The risk of malaria transmission worldwide is expected to increase with climate change. In order to estimate the welfare implications, we analyse the factors that explain willingness to pay to avoid malaria morbidity using a meta-analysis. We fail to replicate a previous meta-analysis, despite using a near-identical dataset. Thus, this paper outlines a more robust approach to analysing such data. We compare multiple regression models via a cross-validation exercise to assess best fit, the first in the meta-analysis literature to do so. Weighted random effects gives best fit. Confirming previous studies, we find that revealed preferences are significantly lower than stated preferences; and that there is no significant difference in the willingness to pay for policies that prevent (pre-morbidity) or treat malaria (post-morbidity). We add two new results to the morbidity literature: (1) Age has a non-linear impact on mean willingness to pay and (2) willingness to pay decreases if malaria policies target communities instead of individual households.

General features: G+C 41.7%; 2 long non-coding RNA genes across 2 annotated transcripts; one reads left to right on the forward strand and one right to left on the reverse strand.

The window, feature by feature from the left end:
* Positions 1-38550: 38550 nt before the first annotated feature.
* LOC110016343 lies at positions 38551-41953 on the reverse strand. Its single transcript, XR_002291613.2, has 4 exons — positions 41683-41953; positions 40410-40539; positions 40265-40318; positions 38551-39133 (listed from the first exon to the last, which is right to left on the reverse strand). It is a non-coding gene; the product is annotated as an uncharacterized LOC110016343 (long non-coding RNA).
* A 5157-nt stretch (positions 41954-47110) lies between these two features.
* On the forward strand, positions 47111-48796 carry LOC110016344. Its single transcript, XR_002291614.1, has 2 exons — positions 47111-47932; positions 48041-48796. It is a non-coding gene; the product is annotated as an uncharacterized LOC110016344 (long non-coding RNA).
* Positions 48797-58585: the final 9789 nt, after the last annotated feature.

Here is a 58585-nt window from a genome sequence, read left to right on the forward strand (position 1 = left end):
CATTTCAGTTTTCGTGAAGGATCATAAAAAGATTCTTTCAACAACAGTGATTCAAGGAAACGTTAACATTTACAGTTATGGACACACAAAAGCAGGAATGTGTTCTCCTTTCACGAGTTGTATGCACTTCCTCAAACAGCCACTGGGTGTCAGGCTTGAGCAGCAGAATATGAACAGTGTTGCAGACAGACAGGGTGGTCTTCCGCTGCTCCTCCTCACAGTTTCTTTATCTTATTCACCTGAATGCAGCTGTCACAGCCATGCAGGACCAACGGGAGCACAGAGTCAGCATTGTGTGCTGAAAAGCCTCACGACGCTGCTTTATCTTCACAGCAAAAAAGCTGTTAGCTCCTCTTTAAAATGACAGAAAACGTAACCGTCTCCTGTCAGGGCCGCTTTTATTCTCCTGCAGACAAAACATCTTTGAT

- Malaria, meta-analysis, morbidity, stated preferences, willingness-to-pay